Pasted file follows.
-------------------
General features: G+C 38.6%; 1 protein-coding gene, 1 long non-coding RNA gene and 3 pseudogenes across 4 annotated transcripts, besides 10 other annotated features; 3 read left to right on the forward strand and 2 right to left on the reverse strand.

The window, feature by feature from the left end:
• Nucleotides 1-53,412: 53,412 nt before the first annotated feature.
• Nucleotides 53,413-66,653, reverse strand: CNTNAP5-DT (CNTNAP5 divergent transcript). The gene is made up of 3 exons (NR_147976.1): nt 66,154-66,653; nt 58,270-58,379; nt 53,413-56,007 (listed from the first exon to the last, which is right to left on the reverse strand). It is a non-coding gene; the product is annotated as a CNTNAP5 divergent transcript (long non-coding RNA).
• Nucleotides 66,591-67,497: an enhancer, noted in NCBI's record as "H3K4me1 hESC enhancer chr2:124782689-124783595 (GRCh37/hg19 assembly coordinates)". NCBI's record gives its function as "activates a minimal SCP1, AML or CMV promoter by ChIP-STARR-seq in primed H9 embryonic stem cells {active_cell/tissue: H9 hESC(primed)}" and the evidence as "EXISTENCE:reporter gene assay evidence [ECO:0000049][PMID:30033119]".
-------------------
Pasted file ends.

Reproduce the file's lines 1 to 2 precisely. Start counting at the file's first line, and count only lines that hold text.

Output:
General features: G+C 38.6%; 1 protein-coding gene, 1 long non-coding RNA gene and 3 pseudogenes across 4 annotated transcripts, besides 10 other annotated features; 3 read left to right on the forward strand and 2 right to left on the reverse strand.

The window, feature by feature from the left end: